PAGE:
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Palestinian Christian reaches out to Jews
Ava Thomas, Baptist Press
March 30, 2011
4 MIN READ TIME

Palestinian Christian reaches out to Jews

Palestinian Christian reaches out to Jews
Ava Thomas, Baptist Press
March 30, 2011

BETHLEHEM, West Bank — It stings when people think he’s a

terrorist.

Esa* is a follower of the Messiah who was born in his

hometown — Bethlehem — 2,000 years ago.

“When I was in America, my wife and I visited different

churches, Esa recounted. “I met a lady and she started to shake my hand.” But

when she found out Esa was Palestinian, she snatched her hand away before he

could shake it, and she left. “It really hurt,” he said.

“Christian” and “Palestinian” just don’t go together

sometimes for people, Esa said. “But we have Palestinians here who love Jesus.

We pray for our brothers in Christ.”

A Dutch photographer plastered portraits of Palestinians across a 30-foot wall that divides Bethlehem from the rest of Israel in an attempt to make light of the otherwise tension-laden coexistence of Jews and Palestinians.

That includes those on the other side of the dividing wall

that separates Bethlehem, where so many have yet to know Jesus as Savior, from

nearby Jewish communities adrift in spiritual emptiness.

“God is at work in my heart,” Esa said. “It’s very hard when

you grow up and someone hits you … it is very hard to give them forgiveness.

Growing up in this land, I saw blood — the Arabs and the Jews were always

killing each other, no peace, no love, nothing.”

It is a reality he has seen up close and personal amid the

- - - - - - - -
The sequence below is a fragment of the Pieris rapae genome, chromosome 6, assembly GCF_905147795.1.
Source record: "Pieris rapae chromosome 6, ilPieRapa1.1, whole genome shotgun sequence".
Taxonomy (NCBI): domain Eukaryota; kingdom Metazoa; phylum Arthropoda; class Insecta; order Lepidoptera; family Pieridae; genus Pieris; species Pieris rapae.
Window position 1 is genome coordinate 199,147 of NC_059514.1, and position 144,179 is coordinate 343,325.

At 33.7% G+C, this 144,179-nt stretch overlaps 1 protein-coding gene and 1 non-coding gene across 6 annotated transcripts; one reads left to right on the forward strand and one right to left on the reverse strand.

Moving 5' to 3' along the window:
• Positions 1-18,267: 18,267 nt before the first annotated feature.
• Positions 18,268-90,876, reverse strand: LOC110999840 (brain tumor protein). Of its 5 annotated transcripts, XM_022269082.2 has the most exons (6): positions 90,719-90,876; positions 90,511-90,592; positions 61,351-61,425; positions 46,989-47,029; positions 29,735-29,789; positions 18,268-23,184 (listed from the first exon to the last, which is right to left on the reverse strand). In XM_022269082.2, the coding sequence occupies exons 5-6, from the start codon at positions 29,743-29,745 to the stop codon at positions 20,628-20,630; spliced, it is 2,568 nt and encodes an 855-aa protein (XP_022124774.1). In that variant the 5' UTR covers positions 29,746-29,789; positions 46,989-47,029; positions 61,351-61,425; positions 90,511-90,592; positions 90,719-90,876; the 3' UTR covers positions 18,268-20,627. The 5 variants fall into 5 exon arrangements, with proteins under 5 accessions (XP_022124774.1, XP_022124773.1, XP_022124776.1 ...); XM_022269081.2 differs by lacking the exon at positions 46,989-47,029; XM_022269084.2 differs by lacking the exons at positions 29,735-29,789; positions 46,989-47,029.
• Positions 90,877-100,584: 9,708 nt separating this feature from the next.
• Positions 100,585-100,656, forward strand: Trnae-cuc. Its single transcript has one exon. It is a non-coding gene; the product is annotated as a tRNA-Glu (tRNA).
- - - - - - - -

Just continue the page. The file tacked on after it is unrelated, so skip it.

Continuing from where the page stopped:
ongoing Israeli-Palestinian tensions. When he was 10 years old, Israeli

soldiers occupied his home, dictated when his family could leave the house and

took his brother to jail after breaking three of his ribs, Esa said.

Then one turned to him and told him he was a terrorist.

“I could not understand what he was talking about — I was 10

years old. And I’m crying and shaking and scared with five soldiers with guns

coming into my home,” he said.

It wasn’t the last time he heard that accusation.

But years later after he’d become a believer, when he felt

that hurt again in an American church, he said God began to work on his heart

and the way he felt toward the Jews.

“I said, ‘God, in the name of Jesus I give forgiveness to

the Jewish people with all my heart and I don’t need anything from them. I love

them, and I believe you heal me and you work in my heart to love Jewish people,’”

Esa said. “And I heard Him say, ‘You have to make peace.’”

After that, in addition to his passion for reaching his own

people in Bethlehem, his heart burned to reach out and love his Jewish

neighbors across the way. Every Christmas and Easter he gets permission to

cross into Jerusalem, and when he does, he goes straight to the Western Wall.

“I go there to meet Jewish people and build relationships

with them,” Esa said. “I want to be able to take our (ministry) teams to work

with them, too, and for us to work alongside Jewish (Messianic believers). For

us to work as a group … it’s still my vision, and I never give up.”

*Name changed.

(EDITOR’S NOTE — Thomas is an International Mission Board

writer/editor based in Europe.)

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Israelis, Palestinians in never-ending battle

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